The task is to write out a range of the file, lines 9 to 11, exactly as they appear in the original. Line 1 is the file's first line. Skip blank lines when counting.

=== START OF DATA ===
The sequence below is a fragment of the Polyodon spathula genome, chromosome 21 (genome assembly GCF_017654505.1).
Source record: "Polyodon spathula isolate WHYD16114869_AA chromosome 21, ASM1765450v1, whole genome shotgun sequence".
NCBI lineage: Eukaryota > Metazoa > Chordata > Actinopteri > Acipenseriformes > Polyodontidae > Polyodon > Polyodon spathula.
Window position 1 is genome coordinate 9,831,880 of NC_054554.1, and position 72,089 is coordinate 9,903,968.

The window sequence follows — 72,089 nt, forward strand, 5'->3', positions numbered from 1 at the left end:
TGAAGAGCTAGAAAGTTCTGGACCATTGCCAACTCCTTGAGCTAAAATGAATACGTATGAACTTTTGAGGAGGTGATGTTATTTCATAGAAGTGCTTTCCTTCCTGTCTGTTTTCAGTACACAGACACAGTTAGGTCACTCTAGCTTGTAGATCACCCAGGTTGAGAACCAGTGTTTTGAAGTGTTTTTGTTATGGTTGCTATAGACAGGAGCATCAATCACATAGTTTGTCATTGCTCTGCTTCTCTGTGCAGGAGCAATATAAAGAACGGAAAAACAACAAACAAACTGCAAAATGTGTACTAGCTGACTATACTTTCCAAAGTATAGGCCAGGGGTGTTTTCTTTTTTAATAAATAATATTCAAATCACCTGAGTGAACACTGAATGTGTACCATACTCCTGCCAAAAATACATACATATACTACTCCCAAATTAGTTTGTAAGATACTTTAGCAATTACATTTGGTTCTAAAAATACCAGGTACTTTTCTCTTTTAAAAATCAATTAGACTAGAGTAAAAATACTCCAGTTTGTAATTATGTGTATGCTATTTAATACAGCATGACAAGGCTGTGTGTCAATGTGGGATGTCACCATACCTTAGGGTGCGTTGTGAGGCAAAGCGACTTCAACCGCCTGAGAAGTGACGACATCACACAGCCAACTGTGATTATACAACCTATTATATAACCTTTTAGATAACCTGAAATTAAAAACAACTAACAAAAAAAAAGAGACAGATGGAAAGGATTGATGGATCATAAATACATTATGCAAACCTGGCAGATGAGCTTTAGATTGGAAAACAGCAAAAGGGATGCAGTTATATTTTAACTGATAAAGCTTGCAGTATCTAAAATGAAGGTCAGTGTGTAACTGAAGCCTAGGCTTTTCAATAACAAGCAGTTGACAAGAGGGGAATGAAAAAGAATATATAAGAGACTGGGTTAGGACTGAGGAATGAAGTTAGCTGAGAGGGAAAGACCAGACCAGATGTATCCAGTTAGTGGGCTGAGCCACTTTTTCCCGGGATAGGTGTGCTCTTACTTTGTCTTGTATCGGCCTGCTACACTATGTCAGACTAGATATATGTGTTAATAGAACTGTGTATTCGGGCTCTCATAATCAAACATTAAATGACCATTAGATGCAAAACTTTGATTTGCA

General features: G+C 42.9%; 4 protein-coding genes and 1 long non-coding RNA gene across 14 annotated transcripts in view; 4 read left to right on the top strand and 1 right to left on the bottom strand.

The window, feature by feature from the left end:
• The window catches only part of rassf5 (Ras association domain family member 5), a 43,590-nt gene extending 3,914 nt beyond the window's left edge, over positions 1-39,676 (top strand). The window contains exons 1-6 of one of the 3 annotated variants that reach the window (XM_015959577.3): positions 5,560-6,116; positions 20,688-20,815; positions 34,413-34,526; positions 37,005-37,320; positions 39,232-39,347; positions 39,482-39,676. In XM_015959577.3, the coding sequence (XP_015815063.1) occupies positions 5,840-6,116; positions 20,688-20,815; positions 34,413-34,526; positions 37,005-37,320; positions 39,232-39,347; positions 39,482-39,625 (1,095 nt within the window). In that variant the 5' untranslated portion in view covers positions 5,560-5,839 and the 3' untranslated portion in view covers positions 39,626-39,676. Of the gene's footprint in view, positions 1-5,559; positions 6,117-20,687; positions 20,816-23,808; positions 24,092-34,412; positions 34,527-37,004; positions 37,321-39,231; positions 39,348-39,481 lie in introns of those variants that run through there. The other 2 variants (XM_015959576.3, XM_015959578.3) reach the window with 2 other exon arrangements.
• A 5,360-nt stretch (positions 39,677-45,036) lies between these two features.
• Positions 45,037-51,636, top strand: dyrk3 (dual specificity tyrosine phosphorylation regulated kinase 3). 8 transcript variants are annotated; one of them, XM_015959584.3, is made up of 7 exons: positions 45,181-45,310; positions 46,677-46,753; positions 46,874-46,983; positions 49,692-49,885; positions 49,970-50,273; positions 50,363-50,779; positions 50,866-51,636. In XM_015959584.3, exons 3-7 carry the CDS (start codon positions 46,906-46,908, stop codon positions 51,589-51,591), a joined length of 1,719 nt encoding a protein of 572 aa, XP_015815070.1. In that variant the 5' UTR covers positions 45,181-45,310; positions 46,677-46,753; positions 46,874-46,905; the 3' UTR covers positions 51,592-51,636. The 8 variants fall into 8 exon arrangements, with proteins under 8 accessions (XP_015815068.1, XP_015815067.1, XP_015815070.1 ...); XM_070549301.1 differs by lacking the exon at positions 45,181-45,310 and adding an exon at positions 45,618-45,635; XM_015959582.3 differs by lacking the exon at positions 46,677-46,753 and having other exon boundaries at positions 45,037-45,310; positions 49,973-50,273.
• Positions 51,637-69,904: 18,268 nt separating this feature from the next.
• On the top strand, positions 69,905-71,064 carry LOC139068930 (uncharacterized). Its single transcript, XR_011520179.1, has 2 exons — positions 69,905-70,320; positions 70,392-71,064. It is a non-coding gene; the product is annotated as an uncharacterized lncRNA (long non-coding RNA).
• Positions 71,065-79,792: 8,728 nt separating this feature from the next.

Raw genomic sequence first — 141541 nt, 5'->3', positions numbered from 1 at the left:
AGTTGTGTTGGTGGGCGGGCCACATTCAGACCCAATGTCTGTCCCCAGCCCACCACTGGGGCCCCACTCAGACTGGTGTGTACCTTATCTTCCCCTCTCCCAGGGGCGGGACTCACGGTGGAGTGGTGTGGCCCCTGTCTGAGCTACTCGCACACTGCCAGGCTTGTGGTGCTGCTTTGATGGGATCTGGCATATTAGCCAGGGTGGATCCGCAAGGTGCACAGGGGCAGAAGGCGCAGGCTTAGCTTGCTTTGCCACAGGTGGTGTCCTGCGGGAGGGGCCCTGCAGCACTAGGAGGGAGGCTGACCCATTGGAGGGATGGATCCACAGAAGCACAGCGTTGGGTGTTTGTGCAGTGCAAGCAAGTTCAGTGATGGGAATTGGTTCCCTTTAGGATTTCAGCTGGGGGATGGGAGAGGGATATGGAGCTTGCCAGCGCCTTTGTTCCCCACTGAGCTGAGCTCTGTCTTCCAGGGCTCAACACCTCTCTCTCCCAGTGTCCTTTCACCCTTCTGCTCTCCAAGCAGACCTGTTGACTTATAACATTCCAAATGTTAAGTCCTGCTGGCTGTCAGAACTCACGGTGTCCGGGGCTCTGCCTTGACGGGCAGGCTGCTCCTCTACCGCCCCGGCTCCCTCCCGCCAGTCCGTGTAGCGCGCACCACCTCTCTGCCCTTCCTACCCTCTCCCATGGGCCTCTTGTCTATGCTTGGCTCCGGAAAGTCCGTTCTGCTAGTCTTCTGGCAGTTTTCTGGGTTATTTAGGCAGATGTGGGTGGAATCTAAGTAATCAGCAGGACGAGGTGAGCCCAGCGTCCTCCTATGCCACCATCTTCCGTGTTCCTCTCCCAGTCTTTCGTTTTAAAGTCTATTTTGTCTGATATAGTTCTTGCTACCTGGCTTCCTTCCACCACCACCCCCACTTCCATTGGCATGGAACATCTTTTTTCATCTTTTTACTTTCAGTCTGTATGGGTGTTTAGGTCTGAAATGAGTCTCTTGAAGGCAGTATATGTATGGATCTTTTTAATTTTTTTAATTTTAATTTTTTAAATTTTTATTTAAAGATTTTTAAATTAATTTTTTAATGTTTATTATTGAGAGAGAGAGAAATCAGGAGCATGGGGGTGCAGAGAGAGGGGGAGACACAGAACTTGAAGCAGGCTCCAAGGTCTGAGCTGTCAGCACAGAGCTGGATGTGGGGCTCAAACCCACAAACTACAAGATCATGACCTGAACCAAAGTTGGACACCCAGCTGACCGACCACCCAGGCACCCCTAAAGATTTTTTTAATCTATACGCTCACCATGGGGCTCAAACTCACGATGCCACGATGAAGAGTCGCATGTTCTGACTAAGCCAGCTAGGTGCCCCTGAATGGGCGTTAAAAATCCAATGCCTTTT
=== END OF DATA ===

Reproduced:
• The window catches only part of rassf5 (Ras association domain family member 5), a 43,590-nt gene extending 3,914 nt beyond the window's left edge, over positions 1-39,676 (top strand). The window contains exons 1-6 of one of the 3 annotated variants that reach the window (XM_015959577.3): positions 5,560-6,116; positions 20,688-20,815; positions 34,413-34,526; positions 37,005-37,320; positions 39,232-39,347; positions 39,482-39,676. In XM_015959577.3, the coding sequence (XP_015815063.1) occupies positions 5,840-6,116; positions 20,688-20,815; positions 34,413-34,526; positions 37,005-37,320; positions 39,232-39,347; positions 39,482-39,625 (1,095 nt within the window). In that variant the 5' untranslated portion in view covers positions 5,560-5,839 and the 3' untranslated portion in view covers positions 39,626-39,676. Of the gene's footprint in view, positions 1-5,559; positions 6,117-20,687; positions 20,816-23,808; positions 24,092-34,412; positions 34,527-37,004; positions 37,321-39,231; positions 39,348-39,481 lie in introns of those variants that run through there. The other 2 variants (XM_015959576.3, XM_015959578.3) reach the window with 2 other exon arrangements.
• A 5,360-nt stretch (positions 39,677-45,036) lies between these two features.
• Positions 45,037-51,636, top strand: dyrk3 (dual specificity tyrosine phosphorylation regulated kinase 3). 8 transcript variants are annotated; one of them, XM_015959584.3, is made up of 7 exons: positions 45,181-45,310; positions 46,677-46,753; positions 46,874-46,983; positions 49,692-49,885; positions 49,970-50,273; positions 50,363-50,779; positions 50,866-51,636. In XM_015959584.3, exons 3-7 carry the CDS (start codon positions 46,906-46,908, stop codon positions 51,589-51,591), a joined length of 1,719 nt encoding a protein of 572 aa, XP_015815070.1. In that variant the 5' UTR covers positions 45,181-45,310; positions 46,677-46,753; positions 46,874-46,905; the 3' UTR covers positions 51,592-51,636. The 8 variants fall into 8 exon arrangements, with proteins under 8 accessions (XP_015815068.1, XP_015815067.1, XP_015815070.1 ...); XM_070549301.1 differs by lacking the exon at positions 45,181-45,310 and adding an exon at positions 45,618-45,635; XM_015959582.3 differs by lacking the exon at positions 46,677-46,753 and having other exon boundaries at positions 45,037-45,310; positions 49,973-50,273.